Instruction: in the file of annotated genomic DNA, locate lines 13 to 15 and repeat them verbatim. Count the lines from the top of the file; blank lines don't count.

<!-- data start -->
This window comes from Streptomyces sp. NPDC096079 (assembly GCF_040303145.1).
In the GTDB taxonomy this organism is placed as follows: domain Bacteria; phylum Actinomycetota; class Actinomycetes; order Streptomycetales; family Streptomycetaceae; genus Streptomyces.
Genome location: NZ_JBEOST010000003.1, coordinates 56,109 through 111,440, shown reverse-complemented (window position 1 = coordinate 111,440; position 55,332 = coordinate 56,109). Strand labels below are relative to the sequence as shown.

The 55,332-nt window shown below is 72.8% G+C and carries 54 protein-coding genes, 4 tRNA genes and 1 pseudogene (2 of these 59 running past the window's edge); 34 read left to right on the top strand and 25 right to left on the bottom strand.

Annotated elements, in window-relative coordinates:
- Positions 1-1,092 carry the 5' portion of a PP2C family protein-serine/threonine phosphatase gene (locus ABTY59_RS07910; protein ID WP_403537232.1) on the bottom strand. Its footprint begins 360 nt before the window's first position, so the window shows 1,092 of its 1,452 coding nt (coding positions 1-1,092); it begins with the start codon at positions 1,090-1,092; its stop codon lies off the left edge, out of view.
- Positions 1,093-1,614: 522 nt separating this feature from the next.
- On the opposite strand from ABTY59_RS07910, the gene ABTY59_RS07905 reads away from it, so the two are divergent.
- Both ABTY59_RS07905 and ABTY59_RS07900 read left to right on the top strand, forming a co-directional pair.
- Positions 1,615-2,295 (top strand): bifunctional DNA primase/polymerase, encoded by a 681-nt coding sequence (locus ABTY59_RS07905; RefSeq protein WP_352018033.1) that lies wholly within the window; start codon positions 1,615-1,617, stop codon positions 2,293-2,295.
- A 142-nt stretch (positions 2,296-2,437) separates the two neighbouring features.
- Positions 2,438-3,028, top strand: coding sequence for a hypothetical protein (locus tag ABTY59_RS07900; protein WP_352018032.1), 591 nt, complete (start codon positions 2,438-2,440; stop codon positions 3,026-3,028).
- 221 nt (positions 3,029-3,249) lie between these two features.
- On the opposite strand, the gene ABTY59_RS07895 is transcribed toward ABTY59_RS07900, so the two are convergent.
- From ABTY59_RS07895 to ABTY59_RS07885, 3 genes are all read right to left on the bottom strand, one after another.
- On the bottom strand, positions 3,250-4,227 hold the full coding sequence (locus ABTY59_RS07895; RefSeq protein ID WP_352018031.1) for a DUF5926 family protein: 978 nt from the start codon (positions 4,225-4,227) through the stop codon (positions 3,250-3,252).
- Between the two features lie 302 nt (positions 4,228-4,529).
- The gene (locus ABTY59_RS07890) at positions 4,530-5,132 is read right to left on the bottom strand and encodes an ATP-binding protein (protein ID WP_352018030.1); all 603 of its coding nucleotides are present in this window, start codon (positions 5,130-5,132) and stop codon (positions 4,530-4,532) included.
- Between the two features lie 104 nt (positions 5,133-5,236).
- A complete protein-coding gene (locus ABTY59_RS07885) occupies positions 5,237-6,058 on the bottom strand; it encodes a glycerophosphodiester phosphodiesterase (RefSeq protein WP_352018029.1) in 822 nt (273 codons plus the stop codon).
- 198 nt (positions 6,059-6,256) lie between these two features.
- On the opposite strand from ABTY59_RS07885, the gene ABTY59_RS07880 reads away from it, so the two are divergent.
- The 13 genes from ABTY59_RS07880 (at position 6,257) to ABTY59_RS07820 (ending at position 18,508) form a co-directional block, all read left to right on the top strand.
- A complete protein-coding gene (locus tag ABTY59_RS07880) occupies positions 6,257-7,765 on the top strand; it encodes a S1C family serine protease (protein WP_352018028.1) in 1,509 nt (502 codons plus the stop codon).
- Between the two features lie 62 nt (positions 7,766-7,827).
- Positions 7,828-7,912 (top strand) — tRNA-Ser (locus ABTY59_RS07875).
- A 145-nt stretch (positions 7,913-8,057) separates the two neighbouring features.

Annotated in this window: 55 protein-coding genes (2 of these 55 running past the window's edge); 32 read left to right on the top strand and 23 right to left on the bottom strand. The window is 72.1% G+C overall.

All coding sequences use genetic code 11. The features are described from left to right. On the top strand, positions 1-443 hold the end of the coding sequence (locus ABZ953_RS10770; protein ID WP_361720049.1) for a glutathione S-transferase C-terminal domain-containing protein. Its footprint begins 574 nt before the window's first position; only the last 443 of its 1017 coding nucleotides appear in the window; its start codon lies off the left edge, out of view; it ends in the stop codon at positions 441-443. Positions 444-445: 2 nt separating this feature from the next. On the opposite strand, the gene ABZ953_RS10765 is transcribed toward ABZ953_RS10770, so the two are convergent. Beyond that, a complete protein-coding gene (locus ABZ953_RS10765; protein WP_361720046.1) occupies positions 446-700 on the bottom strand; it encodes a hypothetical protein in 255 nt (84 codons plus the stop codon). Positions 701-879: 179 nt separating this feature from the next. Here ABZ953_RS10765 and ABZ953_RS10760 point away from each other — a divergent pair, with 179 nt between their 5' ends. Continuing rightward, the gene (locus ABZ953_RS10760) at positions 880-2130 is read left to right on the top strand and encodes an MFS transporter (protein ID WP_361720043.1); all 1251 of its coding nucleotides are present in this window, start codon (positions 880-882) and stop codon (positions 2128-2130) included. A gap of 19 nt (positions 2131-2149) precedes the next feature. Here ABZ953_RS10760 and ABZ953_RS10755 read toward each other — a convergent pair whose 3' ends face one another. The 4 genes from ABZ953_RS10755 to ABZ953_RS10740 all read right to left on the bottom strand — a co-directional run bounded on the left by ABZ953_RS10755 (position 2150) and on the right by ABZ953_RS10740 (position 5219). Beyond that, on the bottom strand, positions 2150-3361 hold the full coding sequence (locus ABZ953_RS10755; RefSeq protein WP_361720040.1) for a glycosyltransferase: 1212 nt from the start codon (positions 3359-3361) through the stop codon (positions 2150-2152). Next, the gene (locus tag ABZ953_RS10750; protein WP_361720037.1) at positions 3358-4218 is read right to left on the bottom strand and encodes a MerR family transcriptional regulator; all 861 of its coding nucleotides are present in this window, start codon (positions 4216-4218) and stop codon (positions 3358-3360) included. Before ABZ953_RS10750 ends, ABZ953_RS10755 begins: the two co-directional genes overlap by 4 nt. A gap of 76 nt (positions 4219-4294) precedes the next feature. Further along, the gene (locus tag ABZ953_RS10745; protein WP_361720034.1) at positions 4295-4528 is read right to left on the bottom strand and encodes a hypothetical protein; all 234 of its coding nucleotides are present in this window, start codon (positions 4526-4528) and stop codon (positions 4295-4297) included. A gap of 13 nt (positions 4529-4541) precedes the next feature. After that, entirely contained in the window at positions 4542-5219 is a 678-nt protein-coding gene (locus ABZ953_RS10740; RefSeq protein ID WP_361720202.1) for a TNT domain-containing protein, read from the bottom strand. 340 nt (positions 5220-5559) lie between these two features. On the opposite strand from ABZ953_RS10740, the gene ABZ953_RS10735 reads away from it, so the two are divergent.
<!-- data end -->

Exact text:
- 221 nt (positions 3,029-3,249) lie between these two features.
- On the opposite strand, the gene ABTY59_RS07895 is transcribed toward ABTY59_RS07900, so the two are convergent.
- From ABTY59_RS07895 to ABTY59_RS07885, 3 genes are all read right to left on the bottom strand, one after another.